King David's View of God and Sin from Psalm 38

King David is one of the primary writers of many of the Psalms in the Bible, and he is described as the only man in the Bible as a "man after God’s own heart (Acts 13:22)." What was it about David that made him a man after God’s own heart? Perhaps David’s high view of God’s holiness and hatred for sin contributed to being such a man.

From Psalm 38 we see that sin or iniquity really bothers David. When David sinned, he was NOT ok with it. He was troubled. It troubled him. He asks God not to rebuke him in His hot anger. This certainly doesn’t sound like the “Santa Claus” all loving, non-judgmental god so many people create for the god they prefer to describe as their god.

David says his sin is like a heavy burden to him that he carries on his back—weighing him down. He needs relief. He needs the burden removed.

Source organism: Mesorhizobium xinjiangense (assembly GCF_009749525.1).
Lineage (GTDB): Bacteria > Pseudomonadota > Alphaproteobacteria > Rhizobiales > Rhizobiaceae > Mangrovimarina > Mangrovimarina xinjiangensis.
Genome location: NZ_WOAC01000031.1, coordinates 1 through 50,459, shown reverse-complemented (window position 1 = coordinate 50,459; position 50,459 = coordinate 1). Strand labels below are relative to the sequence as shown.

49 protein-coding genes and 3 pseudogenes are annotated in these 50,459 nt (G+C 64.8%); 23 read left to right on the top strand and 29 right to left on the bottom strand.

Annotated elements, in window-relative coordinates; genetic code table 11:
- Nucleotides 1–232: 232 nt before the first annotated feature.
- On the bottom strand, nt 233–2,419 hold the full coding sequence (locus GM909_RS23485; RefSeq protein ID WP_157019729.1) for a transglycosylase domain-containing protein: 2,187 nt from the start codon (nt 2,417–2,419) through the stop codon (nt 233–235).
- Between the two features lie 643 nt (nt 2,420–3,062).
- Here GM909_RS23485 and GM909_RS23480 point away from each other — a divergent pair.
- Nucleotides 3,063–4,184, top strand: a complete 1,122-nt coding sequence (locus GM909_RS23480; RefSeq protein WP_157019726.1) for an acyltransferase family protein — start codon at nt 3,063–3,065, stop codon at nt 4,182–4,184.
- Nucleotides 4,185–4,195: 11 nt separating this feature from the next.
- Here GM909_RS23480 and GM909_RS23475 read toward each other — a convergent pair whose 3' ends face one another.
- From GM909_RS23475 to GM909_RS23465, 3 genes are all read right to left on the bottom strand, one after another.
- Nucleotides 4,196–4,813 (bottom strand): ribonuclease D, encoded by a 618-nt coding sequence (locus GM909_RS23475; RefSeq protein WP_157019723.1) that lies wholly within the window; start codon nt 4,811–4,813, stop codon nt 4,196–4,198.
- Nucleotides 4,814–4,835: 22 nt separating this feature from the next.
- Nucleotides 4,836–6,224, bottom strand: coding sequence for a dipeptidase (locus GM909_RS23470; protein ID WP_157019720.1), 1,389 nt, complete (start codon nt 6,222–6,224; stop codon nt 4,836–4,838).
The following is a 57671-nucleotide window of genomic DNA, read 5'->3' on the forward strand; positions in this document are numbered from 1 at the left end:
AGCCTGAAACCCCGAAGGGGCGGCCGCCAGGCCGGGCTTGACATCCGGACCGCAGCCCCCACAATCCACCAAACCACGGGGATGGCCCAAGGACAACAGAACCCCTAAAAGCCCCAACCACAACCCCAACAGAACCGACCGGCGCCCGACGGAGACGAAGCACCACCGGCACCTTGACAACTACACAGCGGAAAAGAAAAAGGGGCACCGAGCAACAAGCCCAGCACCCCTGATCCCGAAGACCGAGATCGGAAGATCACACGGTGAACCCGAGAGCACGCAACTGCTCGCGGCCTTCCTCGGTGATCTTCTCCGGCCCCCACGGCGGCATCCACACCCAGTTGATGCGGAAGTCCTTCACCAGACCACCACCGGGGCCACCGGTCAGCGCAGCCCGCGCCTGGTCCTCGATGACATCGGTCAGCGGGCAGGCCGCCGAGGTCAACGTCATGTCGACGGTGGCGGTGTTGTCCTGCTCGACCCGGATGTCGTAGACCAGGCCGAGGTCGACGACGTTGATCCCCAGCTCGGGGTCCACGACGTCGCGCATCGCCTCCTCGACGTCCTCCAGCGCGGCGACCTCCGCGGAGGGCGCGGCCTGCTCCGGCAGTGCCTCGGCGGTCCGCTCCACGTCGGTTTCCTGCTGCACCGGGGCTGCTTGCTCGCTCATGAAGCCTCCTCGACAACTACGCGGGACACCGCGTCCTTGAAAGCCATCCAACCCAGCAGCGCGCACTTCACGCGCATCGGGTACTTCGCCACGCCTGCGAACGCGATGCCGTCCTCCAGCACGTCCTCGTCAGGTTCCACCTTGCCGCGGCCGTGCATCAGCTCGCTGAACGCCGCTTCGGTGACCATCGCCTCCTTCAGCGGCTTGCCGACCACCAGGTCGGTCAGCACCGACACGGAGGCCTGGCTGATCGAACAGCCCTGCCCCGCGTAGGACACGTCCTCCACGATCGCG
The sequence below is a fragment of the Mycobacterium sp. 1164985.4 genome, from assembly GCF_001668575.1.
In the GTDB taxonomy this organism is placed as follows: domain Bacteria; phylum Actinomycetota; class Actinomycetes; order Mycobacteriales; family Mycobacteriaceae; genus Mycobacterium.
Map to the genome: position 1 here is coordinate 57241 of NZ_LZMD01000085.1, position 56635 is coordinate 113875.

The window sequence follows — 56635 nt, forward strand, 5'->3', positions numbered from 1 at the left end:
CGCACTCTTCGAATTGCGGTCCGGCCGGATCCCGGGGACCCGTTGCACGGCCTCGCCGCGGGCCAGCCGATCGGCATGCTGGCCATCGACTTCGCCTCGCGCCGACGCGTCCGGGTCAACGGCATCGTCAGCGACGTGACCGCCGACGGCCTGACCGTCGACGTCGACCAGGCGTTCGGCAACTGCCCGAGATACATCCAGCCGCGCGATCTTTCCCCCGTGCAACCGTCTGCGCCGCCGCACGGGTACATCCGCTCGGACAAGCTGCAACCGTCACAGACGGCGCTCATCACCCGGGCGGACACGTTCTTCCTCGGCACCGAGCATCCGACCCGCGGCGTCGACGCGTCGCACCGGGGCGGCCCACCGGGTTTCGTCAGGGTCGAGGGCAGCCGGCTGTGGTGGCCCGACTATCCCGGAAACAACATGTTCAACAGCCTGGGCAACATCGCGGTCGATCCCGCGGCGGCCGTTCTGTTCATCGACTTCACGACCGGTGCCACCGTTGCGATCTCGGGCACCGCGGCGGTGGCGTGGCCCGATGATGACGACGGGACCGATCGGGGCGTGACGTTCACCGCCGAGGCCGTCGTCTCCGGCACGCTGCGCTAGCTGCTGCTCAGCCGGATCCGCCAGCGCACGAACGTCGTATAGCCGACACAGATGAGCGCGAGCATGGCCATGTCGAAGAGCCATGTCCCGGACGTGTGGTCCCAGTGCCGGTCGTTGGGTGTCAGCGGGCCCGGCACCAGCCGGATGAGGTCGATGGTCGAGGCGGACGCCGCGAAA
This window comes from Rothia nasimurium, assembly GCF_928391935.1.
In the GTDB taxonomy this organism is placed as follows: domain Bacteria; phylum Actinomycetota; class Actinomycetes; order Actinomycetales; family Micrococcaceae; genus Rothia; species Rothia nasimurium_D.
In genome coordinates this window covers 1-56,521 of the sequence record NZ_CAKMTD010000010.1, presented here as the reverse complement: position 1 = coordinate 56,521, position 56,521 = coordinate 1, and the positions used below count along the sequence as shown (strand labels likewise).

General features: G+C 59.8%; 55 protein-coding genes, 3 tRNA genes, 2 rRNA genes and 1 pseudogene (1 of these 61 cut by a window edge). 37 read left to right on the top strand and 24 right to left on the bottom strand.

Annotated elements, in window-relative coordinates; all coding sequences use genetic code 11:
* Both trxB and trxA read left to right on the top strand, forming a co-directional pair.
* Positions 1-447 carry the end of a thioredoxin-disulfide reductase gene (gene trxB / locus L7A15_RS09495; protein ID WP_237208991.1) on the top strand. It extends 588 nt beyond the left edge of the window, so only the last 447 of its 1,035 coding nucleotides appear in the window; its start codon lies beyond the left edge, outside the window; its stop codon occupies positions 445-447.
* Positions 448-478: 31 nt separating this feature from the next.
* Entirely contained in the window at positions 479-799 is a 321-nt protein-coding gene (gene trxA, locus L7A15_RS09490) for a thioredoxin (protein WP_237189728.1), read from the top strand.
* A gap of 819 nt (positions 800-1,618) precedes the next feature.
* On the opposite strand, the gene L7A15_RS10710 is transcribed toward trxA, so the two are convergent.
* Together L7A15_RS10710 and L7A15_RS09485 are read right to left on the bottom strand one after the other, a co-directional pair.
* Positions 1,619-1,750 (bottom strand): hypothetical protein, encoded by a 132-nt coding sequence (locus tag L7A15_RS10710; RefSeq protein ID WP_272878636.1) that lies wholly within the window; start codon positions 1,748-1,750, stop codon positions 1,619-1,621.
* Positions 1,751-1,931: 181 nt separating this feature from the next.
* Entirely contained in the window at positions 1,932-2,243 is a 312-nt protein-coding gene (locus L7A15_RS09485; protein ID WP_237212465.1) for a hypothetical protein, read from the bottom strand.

Before the Lord he bows in reverence, seeking forgiveness in a prostrate configuration that shows respect (vs. 6). In vs. 18, he confesses his iniquity and is sorry for his sin. This sounds so much like repentance that is absent from the gospel being preached in most churches who water down repentance toward God and faith in the Lord Jesus to a pray one prays and never thinks about it again.

Finally, he closes the Psalm with a confession that he needs God. It is not God that needs David. It is David that needs God; he needs his forgiveness, mercy, grace, and very presence in his time of need. He asks God not to be far from him, and he acknowledges that God is His salvation. David would agree that God is the gospel!

1 comment:

  1. It figures that I’d start with this one. Mario Friv After all, we’re talking about the city of love and what would it be without the world-famous Eiffel Tower? Honestly, I think that the Eiffel Tower is overrated, yet somehow you’re drawn to it when visiting Paris